Microsoft’s Tablet OS

Microsoft has insisted on sticking with the historic Windows as the OS for its tablets, something that its CEO Steve Ballmer had pronounced with finality during his speech at CES. Now analysts, and plenty of people that sadly includes Microsoft employees, might be thinking that he is finally also running the company to the ground. Many outside the company known that a desktop OS is not what should be running a tablet.

The coming Windows 8 is the first tablet-oriented version of the Microsoft operating system family, pitting it against the giants Google and Apple. CEO Steve Ballmer himself admits that it is a risk, but still apparently believes so much in Windows to keep using it in every company exploit, an OS whose golden era many consider to be far gone. Despite touting support for ARM processors, which in turn provides sleeker tablet profiles and greatly improves battery life, many are still skeptical about Ballmer’s decision, likening it to someone who keeps using the same solution to a problem but expecting different results each time.

What many analysts agree on is that Windows is extremely resource and power hungry and expensive to the point of being out of any competitive price-range, the opposite of what any tablet is supposed to be. What Windows has done to the netbook market, pushing out Linux to replace it with their more expensive and bulky features that has destroyed any further consumer interest in netbooks, is what these experts are banking on for manufacturers to look back to so as not to fall for the same trap twice. The netbook experience with Windows 7 has not been good for that market and has almost completed killed it.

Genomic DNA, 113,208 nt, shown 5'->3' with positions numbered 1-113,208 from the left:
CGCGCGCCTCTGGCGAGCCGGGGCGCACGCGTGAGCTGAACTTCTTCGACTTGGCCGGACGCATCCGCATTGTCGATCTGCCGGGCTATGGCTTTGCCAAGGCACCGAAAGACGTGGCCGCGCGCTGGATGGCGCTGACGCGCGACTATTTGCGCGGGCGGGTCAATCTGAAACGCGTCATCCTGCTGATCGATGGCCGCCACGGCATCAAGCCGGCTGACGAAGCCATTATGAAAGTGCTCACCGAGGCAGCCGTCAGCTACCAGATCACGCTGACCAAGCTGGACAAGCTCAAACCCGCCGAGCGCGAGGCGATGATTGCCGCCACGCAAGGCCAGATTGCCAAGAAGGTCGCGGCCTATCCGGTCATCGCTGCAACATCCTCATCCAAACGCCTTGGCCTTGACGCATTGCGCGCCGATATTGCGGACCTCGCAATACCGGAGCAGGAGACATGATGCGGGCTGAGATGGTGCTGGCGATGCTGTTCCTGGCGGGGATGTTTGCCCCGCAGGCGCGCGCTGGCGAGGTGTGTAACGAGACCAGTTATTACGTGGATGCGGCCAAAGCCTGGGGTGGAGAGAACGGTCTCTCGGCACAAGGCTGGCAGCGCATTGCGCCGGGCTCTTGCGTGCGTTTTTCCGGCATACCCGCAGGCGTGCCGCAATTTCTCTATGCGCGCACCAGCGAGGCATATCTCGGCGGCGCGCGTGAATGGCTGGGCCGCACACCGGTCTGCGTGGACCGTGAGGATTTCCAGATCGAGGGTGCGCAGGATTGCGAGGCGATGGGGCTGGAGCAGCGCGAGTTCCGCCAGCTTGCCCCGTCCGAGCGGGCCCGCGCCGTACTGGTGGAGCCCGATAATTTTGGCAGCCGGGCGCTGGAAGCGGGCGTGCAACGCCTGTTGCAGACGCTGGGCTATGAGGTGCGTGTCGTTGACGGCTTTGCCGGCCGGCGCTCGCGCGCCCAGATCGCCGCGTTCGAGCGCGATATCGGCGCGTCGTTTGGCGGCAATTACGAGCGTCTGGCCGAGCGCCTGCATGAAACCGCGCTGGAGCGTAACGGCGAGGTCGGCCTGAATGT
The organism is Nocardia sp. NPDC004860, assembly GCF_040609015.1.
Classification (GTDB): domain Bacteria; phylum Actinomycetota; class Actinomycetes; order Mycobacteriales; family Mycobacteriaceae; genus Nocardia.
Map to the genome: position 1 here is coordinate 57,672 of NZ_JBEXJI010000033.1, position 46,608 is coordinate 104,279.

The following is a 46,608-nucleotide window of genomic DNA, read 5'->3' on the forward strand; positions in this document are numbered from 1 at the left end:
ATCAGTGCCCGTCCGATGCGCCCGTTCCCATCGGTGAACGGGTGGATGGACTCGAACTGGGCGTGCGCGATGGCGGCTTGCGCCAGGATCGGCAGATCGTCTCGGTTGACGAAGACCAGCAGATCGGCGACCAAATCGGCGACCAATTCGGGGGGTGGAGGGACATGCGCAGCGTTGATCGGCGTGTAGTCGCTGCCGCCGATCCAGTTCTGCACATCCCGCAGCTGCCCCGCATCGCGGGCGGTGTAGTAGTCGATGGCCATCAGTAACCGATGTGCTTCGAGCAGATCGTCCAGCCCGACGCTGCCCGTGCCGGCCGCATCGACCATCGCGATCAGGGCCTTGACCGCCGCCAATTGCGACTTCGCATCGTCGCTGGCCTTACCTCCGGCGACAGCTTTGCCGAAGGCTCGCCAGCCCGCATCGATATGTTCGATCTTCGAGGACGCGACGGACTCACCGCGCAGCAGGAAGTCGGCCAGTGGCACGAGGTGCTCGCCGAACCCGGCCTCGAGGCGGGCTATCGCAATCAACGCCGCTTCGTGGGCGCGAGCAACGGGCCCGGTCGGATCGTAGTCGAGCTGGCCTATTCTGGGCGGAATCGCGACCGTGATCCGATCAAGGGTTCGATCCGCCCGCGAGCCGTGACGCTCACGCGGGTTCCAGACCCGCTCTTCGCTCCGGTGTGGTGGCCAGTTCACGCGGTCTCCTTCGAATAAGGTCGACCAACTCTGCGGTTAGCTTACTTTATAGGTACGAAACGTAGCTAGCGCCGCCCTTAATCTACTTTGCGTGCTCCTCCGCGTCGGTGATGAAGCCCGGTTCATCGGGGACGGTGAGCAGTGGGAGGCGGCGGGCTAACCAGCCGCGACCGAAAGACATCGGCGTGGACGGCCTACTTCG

READ  Google Panda and Google Penguin: An Overview

Ballmer has been criticized over the years for lacking vision and within whose term has lost major markets to Apple and Google, even waving away any consideration for potential within Microsoft’s ranks to rise above his beloved Windows. An OS named Courier was developed in 2009 by a Microsoft team as a lighter OS that does not use Windows code but has similar features and was liked by many outside the company, was shot down by Ballmer himself.

Currently, the CEO’s approval rating within the company is steadily declining, and his plans for a 2018 retirement might be sooner than expected, as even the company board is beginning to lose its patience with him. The departure of Ray Ozzie last year, where he talked about moving away from the desktop as the focus of the company, apparently has not taught the CEO the value of changing from the past.

Windows 8 is due for public beta-testing by the end of this year, pending a full version launch in 2012.

 

Leave a Reply

Your email address will not be published. Required fields are marked *